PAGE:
The American Popular Speaker: Designed for the Use of Schools, Lyceums, Temperance Societies, Etc., Etc

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Porter & Coates, 1870 - Elocution - 384 pages
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Page 263 - All the world's a stage, And all the men and women merely players : They have their exits and their entrances ; And one man in his time plays many parts, His acts being seven ages. At first the infant, Mewling and puking in the nurse's arms.
Page 287 - What sought they thus afar? Bright jewels of the mine? The wealth of seas, the spoils of war? — They sought a faith's pure shrine. Ay, call it holy ground, — The soil where first they trod! They have left unstained what there they found — Freedom to worship God ! Felicia Hemans.
Page 263 - And Ardennes waves above them her green leaves, Dewy with nature's tear-drops as they pass, Grieving, if aught inanimate e'er grieves, Over the unreturning brave, - alas! Ere evening to be trodden like the grass...
Page 245 - Then this ebony bird beguiling my sad fancy into smiling, By the grave and stern decorum of the countenance it wore, "Though thy crest be shorn and shaven, thou," I said, "art sure no craven, Ghastly grim and ancient raven wandering from the Nightly shore, Tell me what thy lordly name is on the Night's Plutonian shore ! " Quoth the raven,
Page 262 - twas but the wind, Or the car rattling o'er the stony street; On with the dance! let joy be unconfined; No sleep till morn, when Youth and Pleasure meet To chase the glowing Hours with flying feet But hark!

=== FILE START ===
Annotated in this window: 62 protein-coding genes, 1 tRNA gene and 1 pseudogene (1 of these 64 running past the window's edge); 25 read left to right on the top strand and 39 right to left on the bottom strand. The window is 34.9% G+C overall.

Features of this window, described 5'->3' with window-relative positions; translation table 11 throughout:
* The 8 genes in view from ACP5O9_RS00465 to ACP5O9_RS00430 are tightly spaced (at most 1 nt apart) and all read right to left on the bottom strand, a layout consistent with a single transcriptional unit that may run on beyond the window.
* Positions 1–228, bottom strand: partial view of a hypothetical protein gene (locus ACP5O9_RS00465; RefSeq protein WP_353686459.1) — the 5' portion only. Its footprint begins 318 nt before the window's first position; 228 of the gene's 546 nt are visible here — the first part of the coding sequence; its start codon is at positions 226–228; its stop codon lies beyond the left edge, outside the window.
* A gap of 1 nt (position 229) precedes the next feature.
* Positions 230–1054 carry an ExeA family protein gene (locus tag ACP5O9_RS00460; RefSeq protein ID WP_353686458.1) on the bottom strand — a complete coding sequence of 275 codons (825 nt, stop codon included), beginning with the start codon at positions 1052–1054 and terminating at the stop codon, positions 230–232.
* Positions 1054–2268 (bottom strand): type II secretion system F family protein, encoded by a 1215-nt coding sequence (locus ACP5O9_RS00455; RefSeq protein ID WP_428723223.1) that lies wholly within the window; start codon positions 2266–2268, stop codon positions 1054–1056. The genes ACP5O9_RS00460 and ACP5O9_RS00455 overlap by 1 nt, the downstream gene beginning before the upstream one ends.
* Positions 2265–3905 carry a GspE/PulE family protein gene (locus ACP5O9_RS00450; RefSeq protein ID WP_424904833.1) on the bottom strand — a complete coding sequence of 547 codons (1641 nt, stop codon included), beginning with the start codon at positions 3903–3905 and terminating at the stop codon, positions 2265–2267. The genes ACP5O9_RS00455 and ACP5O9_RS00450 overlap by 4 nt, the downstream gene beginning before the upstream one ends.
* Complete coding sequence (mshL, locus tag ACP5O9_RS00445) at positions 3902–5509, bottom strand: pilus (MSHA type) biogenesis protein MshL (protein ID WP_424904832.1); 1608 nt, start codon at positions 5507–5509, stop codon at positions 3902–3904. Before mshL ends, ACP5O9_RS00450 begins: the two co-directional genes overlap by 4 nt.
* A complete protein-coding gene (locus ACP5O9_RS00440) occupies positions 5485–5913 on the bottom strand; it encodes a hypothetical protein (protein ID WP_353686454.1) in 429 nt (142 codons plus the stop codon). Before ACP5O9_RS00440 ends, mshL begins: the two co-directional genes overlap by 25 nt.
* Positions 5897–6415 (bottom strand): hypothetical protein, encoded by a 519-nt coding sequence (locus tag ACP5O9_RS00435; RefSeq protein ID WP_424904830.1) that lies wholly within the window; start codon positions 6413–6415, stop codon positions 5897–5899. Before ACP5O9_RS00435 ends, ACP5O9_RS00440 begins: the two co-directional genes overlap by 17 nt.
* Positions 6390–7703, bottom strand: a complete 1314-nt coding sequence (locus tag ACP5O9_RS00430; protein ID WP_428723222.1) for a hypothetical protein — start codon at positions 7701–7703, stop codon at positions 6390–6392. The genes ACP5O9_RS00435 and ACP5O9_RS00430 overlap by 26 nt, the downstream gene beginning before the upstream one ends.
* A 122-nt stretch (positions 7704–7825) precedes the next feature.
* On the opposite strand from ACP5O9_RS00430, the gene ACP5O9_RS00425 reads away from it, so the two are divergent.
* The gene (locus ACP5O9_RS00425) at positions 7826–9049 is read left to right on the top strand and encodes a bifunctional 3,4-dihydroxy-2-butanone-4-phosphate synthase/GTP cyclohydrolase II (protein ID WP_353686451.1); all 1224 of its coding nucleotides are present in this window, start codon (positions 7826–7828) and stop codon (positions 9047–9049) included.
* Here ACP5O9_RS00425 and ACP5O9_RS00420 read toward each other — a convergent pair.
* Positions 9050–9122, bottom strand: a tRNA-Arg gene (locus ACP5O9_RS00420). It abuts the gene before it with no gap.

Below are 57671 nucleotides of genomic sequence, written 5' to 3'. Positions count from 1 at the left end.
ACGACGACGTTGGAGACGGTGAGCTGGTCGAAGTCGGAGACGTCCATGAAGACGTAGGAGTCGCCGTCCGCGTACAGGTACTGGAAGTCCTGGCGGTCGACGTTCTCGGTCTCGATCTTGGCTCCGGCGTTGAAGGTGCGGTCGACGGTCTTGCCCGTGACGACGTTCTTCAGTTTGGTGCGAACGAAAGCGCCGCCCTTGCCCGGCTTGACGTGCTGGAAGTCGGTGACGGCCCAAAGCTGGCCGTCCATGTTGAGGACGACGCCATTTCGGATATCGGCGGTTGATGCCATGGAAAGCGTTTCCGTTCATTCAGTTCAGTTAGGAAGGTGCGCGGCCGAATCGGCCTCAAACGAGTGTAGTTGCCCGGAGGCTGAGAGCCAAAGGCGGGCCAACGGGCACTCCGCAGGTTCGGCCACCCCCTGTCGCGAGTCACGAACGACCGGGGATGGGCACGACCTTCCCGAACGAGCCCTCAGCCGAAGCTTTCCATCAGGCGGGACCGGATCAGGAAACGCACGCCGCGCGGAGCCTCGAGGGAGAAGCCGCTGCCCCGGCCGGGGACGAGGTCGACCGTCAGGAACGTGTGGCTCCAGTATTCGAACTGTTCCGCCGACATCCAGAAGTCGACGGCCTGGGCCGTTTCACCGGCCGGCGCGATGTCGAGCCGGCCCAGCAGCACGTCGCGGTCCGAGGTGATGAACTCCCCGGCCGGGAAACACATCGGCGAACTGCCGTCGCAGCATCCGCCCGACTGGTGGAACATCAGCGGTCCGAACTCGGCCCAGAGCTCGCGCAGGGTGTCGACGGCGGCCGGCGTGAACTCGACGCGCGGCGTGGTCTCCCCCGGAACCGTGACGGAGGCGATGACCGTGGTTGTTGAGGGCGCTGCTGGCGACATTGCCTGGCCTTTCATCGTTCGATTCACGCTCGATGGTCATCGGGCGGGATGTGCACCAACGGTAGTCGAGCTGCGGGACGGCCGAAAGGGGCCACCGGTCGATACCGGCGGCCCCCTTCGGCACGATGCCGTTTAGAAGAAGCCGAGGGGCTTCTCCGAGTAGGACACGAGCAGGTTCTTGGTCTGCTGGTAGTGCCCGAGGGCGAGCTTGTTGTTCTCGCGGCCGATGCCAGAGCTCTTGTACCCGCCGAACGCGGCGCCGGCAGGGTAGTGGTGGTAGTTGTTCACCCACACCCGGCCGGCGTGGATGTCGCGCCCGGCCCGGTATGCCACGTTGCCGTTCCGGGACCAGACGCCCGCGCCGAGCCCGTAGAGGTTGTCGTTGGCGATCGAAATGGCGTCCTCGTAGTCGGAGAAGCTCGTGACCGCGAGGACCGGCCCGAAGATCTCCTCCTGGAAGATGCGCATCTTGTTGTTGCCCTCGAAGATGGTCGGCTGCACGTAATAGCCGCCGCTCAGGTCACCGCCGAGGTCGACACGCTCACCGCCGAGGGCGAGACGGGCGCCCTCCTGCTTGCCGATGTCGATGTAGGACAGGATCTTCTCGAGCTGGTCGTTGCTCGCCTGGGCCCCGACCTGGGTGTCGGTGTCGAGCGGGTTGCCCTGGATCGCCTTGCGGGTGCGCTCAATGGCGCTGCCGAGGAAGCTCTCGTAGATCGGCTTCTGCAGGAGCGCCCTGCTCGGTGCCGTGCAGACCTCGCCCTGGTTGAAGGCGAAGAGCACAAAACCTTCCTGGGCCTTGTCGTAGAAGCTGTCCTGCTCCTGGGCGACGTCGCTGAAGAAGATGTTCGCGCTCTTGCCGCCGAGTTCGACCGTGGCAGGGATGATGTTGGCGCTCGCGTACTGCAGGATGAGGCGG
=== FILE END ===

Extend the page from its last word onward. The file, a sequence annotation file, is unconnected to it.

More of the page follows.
Page 179 - In the world's broad field of battle, In the bivouac of Life, Be not like dumb, driven cattle! Be a hero in the strife!
Page 246 - Nevermore." "Prophet!" said I, "thing of evil! prophet still, if bird or devil! Whether Tempter sent, or whether tempest tossed thee here ashore, Desolate, yet all undaunted, on this desert land enchanted — On this home by Horror haunted — tell me truly, I implore: Is there — is there balm in Gilead? — tell me — tell me, I implore!
Page 182 - Friends, Romans, countrymen, lend me your ears ; I come to bury Caesar, not to praise him. The evil that men do lives after them ; The good is oft interred with their bones ; So let it be with Caesar. The noble Brutus Hath told you Caesar was ambitious : If it were so, it was a grievous fault ; And grievously hath Caesar answered it.
Page 183 - Nervii. Look, in this place ran Cassius' dagger through; See what a rent the envious Casca made; Through this the well-beloved Brutus...
Page 76 - Romans, countrymen, and lovers! hear me for my cause ; and be silent that you may hear : believe me for mine honour; and have respect to mine honour, that you may believe: censure me in your wisdom; and awake your senses that you may the better judge. If there be any in this assembly, any dear friend of Caesar's, to him I say, that Brutus' love to Caesar was no less than his.

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